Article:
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Sunset on the era of fund greenwashing?

Old time Western-themed movies in the U.S. often are about a bunch of cowboys riding in to fix situations out of control and to “tame the Wild West”.  A common ending in these cowboy movies is the image of a group of wranglers proudly riding their horses off into the sunset, headed west to new towns that need taming.

The popular press has at times compared ESG investing to the Wild West.  Given the recent actions by regulators in Europe  and the US, it seems fitting to ask:  are we starting to see the sun set on the era of fund greenwashing?

Ramp up in regulatory scrutiny over funds marketed as ESG

Most recently, reports claimed the US Securities and Exchanges Commission (SEC) was investigating Goldman Sachs’ asset management arm over ESG claims made around its funds.

That the regulator would circle a big-name asset manager isn’t that surprising. The SEC – and indeed regulators in other geographies – are increasingly allowing less leeway when it comes to making ESG claims about investments.

Let’s look at a cluster of recent events:

  1. In March 2022, the SEC showed its intention to provide more transparency to investors on climate risk and require listed US companies to disclose the greenhouse gas emissions from their operations – and their supply chains and products if these are “material”.

  2. In May 2022, the regulator fined BNY Mellon $1.5m for misleading statements made over ESG products.

  3. The same month, it announced new ESG fund disclosure and naming proposals.

And then, of course, there’s the recent police raid of DWS’s office, which was reportedly prompted by accusations of greenwashing.

All of this shows that regulators – and even law enforcement – aren’t accepting asset managers simply paying lip service to ESG. And it likely won’t just be funds facing scrutiny. Index providers and ESG ratings firms are expected to come under the microscope.

Why is this important?

Investors now have several thousand ESG funds to choose from.

When choosing a fund, investors rely heavily on a fund’s name. For example, an investor would expect that a fund with ESG in its name would have better performance on impact or ESG measures than its benchmark. But unlike financial performance, there has been no requirement for a fund to show how its ESG performance compares to its benchmark.  New European rules for funds are edging toward this type of disclosure under the SFDR and Taxonomy rules.  But standard practice is for an investor to trust that the fund is true to its name – it contains what it says on the tin.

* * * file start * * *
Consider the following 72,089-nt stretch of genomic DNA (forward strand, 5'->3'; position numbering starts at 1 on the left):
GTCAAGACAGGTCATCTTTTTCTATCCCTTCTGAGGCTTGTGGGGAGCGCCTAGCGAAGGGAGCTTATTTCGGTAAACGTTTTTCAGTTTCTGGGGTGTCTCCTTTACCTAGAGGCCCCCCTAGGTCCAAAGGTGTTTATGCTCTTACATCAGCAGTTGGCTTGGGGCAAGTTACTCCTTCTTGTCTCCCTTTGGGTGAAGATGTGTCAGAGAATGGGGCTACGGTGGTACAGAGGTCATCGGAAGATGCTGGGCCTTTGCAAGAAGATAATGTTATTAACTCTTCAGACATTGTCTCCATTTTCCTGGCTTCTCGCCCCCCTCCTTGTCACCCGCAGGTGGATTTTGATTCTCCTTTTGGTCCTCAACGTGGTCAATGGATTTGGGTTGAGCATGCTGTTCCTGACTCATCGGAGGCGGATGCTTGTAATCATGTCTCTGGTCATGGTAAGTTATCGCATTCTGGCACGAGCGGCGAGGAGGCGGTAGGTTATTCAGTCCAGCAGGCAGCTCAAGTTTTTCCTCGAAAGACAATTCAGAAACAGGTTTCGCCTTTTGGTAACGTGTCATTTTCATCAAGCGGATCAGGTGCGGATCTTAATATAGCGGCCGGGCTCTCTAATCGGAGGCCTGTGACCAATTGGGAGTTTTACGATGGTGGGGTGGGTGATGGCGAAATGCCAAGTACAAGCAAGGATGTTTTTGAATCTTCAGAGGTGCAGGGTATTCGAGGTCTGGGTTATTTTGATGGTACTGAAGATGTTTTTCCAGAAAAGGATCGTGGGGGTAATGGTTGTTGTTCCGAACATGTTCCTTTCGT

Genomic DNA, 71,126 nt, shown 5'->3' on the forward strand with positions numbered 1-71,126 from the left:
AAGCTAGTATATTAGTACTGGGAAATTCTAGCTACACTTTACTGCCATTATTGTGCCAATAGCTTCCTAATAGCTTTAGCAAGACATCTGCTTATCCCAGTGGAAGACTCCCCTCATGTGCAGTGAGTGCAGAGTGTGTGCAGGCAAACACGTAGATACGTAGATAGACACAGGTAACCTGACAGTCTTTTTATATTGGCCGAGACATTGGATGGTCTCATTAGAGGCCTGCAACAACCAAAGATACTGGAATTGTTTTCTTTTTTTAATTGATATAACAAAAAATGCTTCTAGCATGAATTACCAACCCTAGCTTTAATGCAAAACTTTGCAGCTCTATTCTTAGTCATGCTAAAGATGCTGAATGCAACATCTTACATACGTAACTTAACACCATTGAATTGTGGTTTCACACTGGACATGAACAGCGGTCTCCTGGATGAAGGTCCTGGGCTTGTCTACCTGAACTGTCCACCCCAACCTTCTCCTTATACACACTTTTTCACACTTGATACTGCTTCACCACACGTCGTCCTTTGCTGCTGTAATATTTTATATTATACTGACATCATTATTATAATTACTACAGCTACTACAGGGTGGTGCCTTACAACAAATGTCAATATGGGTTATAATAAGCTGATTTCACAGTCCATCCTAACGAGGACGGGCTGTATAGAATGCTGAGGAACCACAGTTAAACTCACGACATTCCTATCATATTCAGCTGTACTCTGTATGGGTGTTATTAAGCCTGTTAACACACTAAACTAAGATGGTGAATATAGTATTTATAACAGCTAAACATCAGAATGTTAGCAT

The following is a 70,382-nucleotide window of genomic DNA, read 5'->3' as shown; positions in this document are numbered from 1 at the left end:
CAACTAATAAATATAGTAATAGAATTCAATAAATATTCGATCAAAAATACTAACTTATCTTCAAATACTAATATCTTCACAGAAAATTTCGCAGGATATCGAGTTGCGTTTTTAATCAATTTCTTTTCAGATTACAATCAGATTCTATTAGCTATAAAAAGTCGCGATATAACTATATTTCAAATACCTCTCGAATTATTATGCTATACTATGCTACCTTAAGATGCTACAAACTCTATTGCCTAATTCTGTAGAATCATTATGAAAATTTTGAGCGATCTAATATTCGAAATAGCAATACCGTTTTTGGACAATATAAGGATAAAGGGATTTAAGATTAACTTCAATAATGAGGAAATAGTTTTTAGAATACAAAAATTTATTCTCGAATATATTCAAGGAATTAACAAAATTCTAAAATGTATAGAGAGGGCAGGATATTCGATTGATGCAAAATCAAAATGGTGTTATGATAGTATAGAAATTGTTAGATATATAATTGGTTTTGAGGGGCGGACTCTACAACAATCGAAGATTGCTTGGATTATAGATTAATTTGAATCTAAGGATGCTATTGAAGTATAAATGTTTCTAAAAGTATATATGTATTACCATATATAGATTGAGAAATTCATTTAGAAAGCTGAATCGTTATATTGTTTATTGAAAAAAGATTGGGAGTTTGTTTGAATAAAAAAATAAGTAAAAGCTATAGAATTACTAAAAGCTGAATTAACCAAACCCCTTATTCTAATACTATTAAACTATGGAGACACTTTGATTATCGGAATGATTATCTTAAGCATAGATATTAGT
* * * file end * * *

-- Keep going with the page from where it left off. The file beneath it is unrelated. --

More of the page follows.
Many funds now also claim to “integrate ESG data” as part of the investment process. The ESG integration process is described on the company website or in legal filings.  The anonymized example below highlights the vague and confusing language investors face when evaluating a fund.

[Company Name] aims to create funds with a positive environmental and social impact. However, we are largely focused on performance in areas most material to each company. This concept of materiality allows us to engage meaningfully with our portfolio to directly link ESG with bottomline investment returns.

How does an investment strategy that focuses on avoiding financially material risks for a company create positive impact for society? How does engagement with companies create a direct link between ESG and return?

If we at Impact Cubed who are experts in sustainable investing can’t explain this, it is no wonder investors are confused.

Factual data builds trust, reduces greenwashing risks

As long as subjective ESG ratings with proprietary scoring recipes are used to rate funds, investors will be confused.  Would environmentally focused investors be pleased if they were exposed to ExxonMobil after investing in an ETF being marketed for its ESG credentials? Likely not, yet they may well own ExxonMobil depending on the ESG rating provider used for index construction.

Better transparency can be achieved using factual data on ESG metrics– rather than subjective opinions – which will reduce confusion and build trust.

What does this mean for investors?

Regulations on fund managers’ naming conventions and enforcement actions on ESG marketing claims will have several implications for investors. Managers can expect the following:

  1. More investors asking to see how their portfolios’ impact is different from the index. (Spoiler alert: more ah ha moments ahead for investors!)

  2. Demand for factual data to back up marketing claims as regulators tighten the screws on greenwashers. In addition to a  qualitative description of its ESG integration process, a fund manager should expect more scrutiny into the ways they measure ESG and impact.

  3. Less frenzy over funds that use ESG integration as their main strategy. Afterall, if ESG integration means considering environmental and social issues that may have a material impact on financial performance – isn’t that just good fundamental investment analysis? If it is true that fund greenwashers are riding off into the sunset, that also means there is a sunrise and new opportunity. Techsavvy managers can take advantage of these trends to create highly customized strategies aligned with investors’ ESG goals, which also let investors see how positive impact is being measured.


Impact Cubed provides ESG analytics and investment solutions for building more sustainable portfolios with greater impact. It combines an award-winning approach to integrating impact into risk and return with technology-enhanced portfolio design and management. The outcome is a seamless approach to customised sustainable investing.

You can find out more about our data and portfolio models at and if you would like to contact us at we would be happy to hear from you.

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